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Article: Assessing the Tongzhi Label: Self-Identification and Public Opinion

TitleAssessing the Tongzhi Label: Self-Identification and Public Opinion
Authors
Issue Date2016
PublisherTaylor & Francis. The Journal's web site is located at http://www.haworthpress.com/web/JH
Citation
Journal of Homosexuality, 2016, p. 1-14 How to Cite?
AbstractTongzhi is one of several Chinese terms that refer to individuals who are attracted to the same sex. Using data from two different surveys in Hong Kong, this research note examines how the term tongzhi coexists with other terms. We investigate the prevalence of self-identification as tongzhi, and we explore the extent to which using the term tongzhi influences public attitudes toward gay people and gay rights. Activists began popularizing the term tongzhi in the late 1980s, but less than one third of the participants in our 2008 survey of sexual orientation minorities (n = 728) described themselves as tongzhi. Using a split-ballot experiment in a 2013 public opinion poll (n = 831), we found that attitudes toward gay people and gay rights were not significantly impacted by whether questions were phrased in terms of tongzhi or the main alternative term tongxinglianzhe. We discuss how our findings can enrich understandings of earlier research and illuminate avenues for future study.
Persistent Identifierhttp://hdl.handle.net/10722/234617

 

DC FieldValueLanguage
dc.contributor.authorLau, H-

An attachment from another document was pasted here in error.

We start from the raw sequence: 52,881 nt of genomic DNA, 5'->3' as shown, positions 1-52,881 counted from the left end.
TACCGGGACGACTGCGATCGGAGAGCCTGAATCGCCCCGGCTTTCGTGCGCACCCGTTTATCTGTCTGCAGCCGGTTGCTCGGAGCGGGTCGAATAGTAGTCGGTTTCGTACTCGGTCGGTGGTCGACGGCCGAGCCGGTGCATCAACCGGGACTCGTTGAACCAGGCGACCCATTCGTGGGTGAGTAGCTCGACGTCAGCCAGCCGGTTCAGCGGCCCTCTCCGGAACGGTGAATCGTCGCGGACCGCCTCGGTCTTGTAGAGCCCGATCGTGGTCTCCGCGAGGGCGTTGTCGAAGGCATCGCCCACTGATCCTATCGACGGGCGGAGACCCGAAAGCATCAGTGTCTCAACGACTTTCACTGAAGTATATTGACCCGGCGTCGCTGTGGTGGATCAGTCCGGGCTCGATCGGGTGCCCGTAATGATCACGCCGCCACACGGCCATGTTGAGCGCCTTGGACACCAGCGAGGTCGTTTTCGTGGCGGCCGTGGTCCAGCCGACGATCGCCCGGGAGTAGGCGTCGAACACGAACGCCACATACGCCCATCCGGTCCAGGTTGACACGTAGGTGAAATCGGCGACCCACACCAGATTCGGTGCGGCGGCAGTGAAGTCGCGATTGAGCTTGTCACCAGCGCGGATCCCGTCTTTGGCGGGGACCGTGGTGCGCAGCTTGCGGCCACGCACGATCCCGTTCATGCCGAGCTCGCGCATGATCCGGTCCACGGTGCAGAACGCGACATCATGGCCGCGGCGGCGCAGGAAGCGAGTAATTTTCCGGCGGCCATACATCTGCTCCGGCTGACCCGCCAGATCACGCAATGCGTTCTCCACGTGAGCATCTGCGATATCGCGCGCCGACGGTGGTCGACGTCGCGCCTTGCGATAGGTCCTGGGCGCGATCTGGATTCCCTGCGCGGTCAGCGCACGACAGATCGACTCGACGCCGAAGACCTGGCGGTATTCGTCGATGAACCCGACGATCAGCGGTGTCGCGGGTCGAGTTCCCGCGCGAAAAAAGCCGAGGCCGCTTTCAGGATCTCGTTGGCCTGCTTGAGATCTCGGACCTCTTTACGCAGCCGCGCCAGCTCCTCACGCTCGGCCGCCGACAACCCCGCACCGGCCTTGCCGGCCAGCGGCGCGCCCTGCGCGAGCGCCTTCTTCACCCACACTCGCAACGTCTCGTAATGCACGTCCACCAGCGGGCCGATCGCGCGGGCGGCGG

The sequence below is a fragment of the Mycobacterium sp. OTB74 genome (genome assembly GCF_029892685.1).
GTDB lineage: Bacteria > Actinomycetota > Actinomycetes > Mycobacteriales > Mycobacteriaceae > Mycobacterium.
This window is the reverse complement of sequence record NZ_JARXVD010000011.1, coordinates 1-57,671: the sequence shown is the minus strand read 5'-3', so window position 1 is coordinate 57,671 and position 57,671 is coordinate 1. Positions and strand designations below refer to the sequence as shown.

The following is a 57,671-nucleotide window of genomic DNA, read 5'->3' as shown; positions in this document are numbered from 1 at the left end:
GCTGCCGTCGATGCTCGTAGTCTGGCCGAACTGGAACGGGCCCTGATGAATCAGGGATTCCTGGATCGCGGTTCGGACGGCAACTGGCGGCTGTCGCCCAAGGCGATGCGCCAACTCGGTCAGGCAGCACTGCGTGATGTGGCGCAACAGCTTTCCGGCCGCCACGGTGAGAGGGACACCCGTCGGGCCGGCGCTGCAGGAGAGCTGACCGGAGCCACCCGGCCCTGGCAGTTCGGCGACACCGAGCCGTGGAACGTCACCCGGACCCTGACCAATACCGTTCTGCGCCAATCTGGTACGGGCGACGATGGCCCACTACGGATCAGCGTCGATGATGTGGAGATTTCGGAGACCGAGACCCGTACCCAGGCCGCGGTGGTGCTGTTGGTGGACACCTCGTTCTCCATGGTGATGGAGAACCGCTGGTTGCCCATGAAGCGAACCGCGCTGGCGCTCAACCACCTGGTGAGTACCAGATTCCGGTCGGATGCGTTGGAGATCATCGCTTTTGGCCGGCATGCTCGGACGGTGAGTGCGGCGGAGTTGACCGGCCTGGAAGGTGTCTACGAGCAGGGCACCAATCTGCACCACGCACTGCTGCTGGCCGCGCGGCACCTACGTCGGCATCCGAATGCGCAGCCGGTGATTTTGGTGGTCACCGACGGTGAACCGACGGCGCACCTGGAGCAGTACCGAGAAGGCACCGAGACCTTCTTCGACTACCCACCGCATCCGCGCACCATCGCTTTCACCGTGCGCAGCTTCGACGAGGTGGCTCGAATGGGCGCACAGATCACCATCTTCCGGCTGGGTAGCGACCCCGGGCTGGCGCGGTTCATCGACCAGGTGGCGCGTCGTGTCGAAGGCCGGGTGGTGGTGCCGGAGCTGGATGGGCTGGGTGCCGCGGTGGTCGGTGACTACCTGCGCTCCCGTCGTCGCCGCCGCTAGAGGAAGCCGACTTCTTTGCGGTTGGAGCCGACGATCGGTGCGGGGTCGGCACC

dc.contributor.authorYeung, G-
dc.contributor.authorStotzer, R-
dc.contributor.authorLau, CQ-
dc.contributor.authorLoper, KA-
dc.date.accessioned2016-10-14T13:48:04Z-
dc.date.available2016-10-14T13:48:04Z-
dc.date.issued2016-
dc.identifier.citationJournal of Homosexuality, 2016, p. 1-14-
dc.identifier.urihttp://hdl.handle.net/10722/234617-
dc.description.abstractTongzhi is one of several Chinese terms that refer to individuals who are attracted to the same sex. Using data from two different surveys in Hong Kong, this research note examines how the term tongzhi coexists with other terms. We investigate the prevalence of self-identification as tongzhi, and we explore the extent to which using the term tongzhi influences public attitudes toward gay people and gay rights. Activists began popularizing the term tongzhi in the late 1980s, but less than one third of the participants in our 2008 survey of sexual orientation minorities (n = 728) described themselves as tongzhi. Using a split-ballot experiment in a 2013 public opinion poll (n = 831), we found that attitudes toward gay people and gay rights were not significantly impacted by whether questions were phrased in terms of tongzhi or the main alternative term tongxinglianzhe. We discuss how our findings can enrich understandings of earlier research and illuminate avenues for future study.-
dc.languageeng-
dc.publisherTaylor & Francis. The Journal's web site is located at http://www.haworthpress.com/web/JH-
dc.relation.ispartofJournal of Homosexuality-
dc.rightsPREPRINT This is a preprint of an article whose final and definitive form has been published in the [JOURNAL TITLE] [year of publication] [copyright Taylor & Francis]; [JOURNAL TITLE] is available online at: http://www.informaworld.com/smpp/ with the open URL of your article POSTPRINT This is an Accepted Manuscript of an article published by Taylor & Francis in [JOURNAL TITLE] on [date of publication], available online: http://wwww.tandfonline.com/[Article DOI]-
dc.titleAssessing the Tongzhi Label: Self-Identification and Public Opinion-
dc.typeArticle-
dc.identifier.emailLoper, KA: kloper@hku.hk-
dc.identifier.authorityLoper, KA=rp01267-
dc.identifier.doi10.1080/00918369.2016.1191241-
dc.identifier.hkuros269486-
dc.identifier.volumeOnline-

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